And In This Way
By Robert Bateman
Each of us has our own story about where we were and what we were doing on that bright September day seven long years ago. "Where were you?" is a question that will follow everyone who was alive and sentient at the time. We will tell our stories to our grandchildren and our great-grandchildren, and each story will be unique. Together, however, these fragments constitute a whole. A mosaic of personal tales which, taken together, will help future generations understand.
I will put on my historian's hat for a moment to tell you that reassembling the mosaic that can explain the people of the past to those of the present is not simple or easy. It is all the more difficult when the shards are wildly inconsistent. But it is downright impossible if you do not have at least something to work with. I know this from experience. I fear this for the future. Please, then, bear with me as I wax a tad pedantic in this entry.
I would like to ask something of you, and I hope that you promulgate this request as well. Take some time out today and write your account of what you saw, heard, felt, said and thought on Sept. 11, 2001.
I do not ask this for my benefit. Indeed, it is not even necessarily for someone you know. Really, you are doing this for an anonymous somebody 100, or 300, or perhaps even 500 years in the future. You may be related to that person, you may not, but your memories are important.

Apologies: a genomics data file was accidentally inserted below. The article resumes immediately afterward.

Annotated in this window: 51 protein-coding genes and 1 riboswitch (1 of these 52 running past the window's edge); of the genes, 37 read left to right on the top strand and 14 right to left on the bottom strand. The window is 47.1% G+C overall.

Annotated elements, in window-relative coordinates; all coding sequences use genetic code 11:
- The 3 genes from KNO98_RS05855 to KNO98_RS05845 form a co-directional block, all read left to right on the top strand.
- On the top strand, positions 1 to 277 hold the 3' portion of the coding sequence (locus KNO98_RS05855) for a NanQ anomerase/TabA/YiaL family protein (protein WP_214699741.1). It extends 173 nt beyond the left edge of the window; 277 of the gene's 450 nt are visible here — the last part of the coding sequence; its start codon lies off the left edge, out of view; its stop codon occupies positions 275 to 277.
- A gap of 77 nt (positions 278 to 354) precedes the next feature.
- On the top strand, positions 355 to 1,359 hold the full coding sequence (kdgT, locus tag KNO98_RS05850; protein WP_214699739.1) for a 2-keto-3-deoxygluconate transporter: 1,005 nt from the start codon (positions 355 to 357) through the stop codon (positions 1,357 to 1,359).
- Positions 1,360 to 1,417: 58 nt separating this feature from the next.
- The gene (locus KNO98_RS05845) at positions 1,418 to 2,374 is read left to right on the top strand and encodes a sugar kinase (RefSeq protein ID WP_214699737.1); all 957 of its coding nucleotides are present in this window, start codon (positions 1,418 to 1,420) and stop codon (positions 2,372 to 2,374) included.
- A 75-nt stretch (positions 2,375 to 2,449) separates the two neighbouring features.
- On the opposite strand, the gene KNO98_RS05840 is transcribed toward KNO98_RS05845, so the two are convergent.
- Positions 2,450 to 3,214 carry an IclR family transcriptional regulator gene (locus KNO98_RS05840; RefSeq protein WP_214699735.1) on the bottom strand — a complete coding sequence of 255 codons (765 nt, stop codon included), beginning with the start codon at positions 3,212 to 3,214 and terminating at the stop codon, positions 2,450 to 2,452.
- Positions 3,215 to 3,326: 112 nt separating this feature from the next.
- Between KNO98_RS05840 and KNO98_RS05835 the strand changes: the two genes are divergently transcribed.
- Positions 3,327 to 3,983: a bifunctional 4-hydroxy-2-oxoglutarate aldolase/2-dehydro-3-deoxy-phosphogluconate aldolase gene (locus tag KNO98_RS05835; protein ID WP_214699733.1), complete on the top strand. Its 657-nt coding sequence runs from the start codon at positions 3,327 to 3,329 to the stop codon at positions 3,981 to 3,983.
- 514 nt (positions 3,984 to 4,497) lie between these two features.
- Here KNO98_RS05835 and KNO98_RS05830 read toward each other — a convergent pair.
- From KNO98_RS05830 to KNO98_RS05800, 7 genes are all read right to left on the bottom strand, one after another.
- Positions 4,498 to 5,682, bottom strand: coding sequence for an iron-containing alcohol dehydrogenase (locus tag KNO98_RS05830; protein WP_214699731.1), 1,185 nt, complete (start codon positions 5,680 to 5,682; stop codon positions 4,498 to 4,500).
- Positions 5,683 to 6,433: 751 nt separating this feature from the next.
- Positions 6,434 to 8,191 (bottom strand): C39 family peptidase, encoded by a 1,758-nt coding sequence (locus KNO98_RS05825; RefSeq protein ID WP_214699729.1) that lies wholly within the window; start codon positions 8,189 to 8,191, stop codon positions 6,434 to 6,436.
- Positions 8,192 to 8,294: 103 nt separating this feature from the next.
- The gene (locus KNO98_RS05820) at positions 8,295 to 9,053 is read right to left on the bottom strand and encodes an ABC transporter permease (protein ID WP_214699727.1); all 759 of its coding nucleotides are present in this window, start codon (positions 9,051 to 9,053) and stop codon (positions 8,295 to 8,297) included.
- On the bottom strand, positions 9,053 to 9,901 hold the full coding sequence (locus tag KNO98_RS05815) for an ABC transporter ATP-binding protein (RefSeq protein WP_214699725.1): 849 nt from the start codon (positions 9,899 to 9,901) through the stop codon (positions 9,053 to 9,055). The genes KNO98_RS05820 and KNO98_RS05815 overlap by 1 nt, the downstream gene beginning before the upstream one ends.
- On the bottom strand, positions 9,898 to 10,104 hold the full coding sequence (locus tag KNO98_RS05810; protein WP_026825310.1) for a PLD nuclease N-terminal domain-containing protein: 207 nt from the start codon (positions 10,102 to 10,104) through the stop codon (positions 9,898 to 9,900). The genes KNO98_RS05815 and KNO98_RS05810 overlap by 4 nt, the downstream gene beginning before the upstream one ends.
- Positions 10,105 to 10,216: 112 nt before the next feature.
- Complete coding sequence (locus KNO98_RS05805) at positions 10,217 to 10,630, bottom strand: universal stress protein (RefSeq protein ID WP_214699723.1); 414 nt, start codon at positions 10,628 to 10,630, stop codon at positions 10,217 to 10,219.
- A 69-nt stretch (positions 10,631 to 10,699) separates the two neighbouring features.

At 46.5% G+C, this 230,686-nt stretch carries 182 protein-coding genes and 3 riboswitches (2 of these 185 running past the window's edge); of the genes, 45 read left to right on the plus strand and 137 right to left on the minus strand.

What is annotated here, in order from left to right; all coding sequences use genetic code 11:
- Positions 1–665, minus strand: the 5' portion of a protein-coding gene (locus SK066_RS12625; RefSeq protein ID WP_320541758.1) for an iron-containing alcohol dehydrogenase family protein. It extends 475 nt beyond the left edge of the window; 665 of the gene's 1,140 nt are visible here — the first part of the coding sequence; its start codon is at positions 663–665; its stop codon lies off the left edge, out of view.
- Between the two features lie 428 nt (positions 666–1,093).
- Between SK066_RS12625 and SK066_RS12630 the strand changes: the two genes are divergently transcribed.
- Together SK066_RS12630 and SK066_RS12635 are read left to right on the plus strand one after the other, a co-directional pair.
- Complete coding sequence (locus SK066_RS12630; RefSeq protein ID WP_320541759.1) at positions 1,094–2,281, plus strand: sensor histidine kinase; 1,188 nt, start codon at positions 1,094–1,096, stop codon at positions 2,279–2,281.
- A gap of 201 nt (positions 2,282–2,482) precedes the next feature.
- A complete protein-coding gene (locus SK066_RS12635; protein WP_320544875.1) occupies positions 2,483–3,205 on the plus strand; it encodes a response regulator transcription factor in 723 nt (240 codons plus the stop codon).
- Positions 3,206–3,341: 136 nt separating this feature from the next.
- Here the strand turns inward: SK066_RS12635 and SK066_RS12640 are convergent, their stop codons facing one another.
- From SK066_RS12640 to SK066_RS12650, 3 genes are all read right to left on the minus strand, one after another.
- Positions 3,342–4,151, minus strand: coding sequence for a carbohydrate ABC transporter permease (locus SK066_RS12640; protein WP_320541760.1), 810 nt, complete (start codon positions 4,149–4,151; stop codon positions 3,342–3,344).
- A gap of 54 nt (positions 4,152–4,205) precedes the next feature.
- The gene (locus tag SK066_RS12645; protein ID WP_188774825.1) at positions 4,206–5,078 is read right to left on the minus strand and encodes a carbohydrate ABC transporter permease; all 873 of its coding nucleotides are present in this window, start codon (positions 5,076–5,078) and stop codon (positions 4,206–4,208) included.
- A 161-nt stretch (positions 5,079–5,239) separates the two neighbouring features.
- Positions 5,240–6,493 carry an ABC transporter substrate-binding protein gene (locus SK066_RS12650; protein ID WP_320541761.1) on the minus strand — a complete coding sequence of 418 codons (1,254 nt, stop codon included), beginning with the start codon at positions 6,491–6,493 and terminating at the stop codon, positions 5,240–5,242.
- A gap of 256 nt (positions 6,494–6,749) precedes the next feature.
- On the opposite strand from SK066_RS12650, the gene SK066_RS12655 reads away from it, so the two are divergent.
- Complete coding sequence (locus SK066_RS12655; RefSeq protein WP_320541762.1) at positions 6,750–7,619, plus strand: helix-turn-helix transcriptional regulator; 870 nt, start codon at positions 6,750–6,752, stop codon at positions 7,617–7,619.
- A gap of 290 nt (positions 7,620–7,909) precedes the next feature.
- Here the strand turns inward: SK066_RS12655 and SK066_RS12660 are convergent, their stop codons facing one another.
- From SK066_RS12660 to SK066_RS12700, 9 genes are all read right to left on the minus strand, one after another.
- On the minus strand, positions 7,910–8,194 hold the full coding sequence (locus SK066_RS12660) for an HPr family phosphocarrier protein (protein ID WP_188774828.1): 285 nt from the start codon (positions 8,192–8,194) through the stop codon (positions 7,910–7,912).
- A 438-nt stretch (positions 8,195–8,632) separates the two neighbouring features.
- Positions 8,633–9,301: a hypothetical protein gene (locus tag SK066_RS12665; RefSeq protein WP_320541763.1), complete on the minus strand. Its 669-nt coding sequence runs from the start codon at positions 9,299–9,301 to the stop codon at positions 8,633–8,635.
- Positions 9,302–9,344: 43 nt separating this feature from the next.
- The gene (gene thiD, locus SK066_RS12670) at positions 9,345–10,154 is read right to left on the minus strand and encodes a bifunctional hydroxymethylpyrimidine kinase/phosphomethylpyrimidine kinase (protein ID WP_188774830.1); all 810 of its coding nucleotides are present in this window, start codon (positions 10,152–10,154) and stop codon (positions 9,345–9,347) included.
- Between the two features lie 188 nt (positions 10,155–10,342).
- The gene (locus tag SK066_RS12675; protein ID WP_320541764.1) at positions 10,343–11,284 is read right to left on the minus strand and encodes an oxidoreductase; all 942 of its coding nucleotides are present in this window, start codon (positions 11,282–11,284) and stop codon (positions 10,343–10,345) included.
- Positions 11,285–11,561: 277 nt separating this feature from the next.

Humanity builds upon the past. This is a part of what makes us human. The ability to pass on complex thoughts, ideas, memories, is very much a part of what makes our species different. We do not know, we cannot know, what will follow us in the centuries to come. But we can, in some small way, contribute to their humanity by recording, for them, our own.
Now because of the accident of my education, I know something of the troubles historians have with sources. This is no dig on you, but actually upon all of our forefathers. Those guys left cruddy records. Seriously. Accordingly, I have a few additional requests on behalf of the future. I ask that you make this record of your day in a very specific way, or as close to it as you can come. If you are willing, read on, as I drop into "full professor mode" for a moment.
For starters, you have to make this record on paper. You can do that with a pencil, or a pen, or printed out from your computer, but it has to end up on paper. Why? Well, anybody who started using computers for "word processing" (I hate that term) back in the late '80s or early '90s can testify that today, a mere 20 years later, they have lost nearly all of what they wrote back then. Sure, some people still have boxes of old floppy disks laying around in their basement, but even those who do probably do not have a computer that can read those disks anymore (even if the data has not been corrupted), nor a computer program that can decipher their 1s and 0s into text. So paper, it must be. Your words, your memories and thoughts, should endure.